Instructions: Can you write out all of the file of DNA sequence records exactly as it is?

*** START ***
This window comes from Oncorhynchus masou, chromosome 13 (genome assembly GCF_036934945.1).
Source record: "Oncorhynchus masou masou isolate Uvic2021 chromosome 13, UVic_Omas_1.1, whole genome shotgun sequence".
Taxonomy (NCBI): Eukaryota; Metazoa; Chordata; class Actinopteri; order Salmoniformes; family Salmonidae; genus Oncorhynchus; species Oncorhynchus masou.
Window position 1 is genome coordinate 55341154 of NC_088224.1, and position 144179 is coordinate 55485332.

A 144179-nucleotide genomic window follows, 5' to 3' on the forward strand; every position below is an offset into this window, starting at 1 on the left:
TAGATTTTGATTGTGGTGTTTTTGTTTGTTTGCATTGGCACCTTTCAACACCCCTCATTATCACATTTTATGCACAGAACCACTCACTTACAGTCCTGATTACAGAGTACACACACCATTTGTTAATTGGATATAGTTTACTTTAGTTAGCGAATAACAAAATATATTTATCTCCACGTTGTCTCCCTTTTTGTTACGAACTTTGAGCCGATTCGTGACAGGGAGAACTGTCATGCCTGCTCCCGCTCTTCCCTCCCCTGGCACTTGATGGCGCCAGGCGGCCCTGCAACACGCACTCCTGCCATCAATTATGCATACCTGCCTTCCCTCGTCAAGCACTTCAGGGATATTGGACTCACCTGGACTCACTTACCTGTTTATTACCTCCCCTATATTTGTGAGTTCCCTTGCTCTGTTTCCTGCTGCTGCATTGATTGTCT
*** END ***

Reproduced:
This window comes from Oncorhynchus masou, chromosome 13 (genome assembly GCF_036934945.1).
Source record: "Oncorhynchus masou masou isolate Uvic2021 chromosome 13, UVic_Omas_1.1, whole genome shotgun sequence".
Taxonomy (NCBI): Eukaryota; Metazoa; Chordata; class Actinopteri; order Salmoniformes; family Salmonidae; genus Oncorhynchus; species Oncorhynchus masou.
Window position 1 is genome coordinate 55341154 of NC_088224.1, and position 144179 is coordinate 55485332.

A 144179-nucleotide genomic window follows, 5' to 3' on the forward strand; every position below is an offset into this window, starting at 1 on the left:
TAGATTTTGATTGTGGTGTTTTTGTTTGTTTGCATTGGCACCTTTCAACACCCCTCATTATCACATTTTATGCACAGAACCACTCACTTACAGTCCTGATTACAGAGTACACACACCATTTGTTAATTGGATATAGTTTACTTTAGTTAGCGAATAACAAAATATATTTATCTCCACGTTGTCTCCCTTTTTGTTACGAACTTTGAGCCGATTCGTGACAGGGAGAACTGTCATGCCTGCTCCCGCTCTTCCCTCCCCTGGCACTTGATGGCGCCAGGCGGCCCTGCAACACGCACTCCTGCCATCAATTATGCATACCTGCCTTCCCTCGTCAAGCACTTCAGGGATATTGGACTCACCTGGACTCACTTACCTGTTTATTACCTCCCCTATATTTGTGAGTTCCCTTGCTCTGTTTCCTGCTGCTGCATTGATTGTCT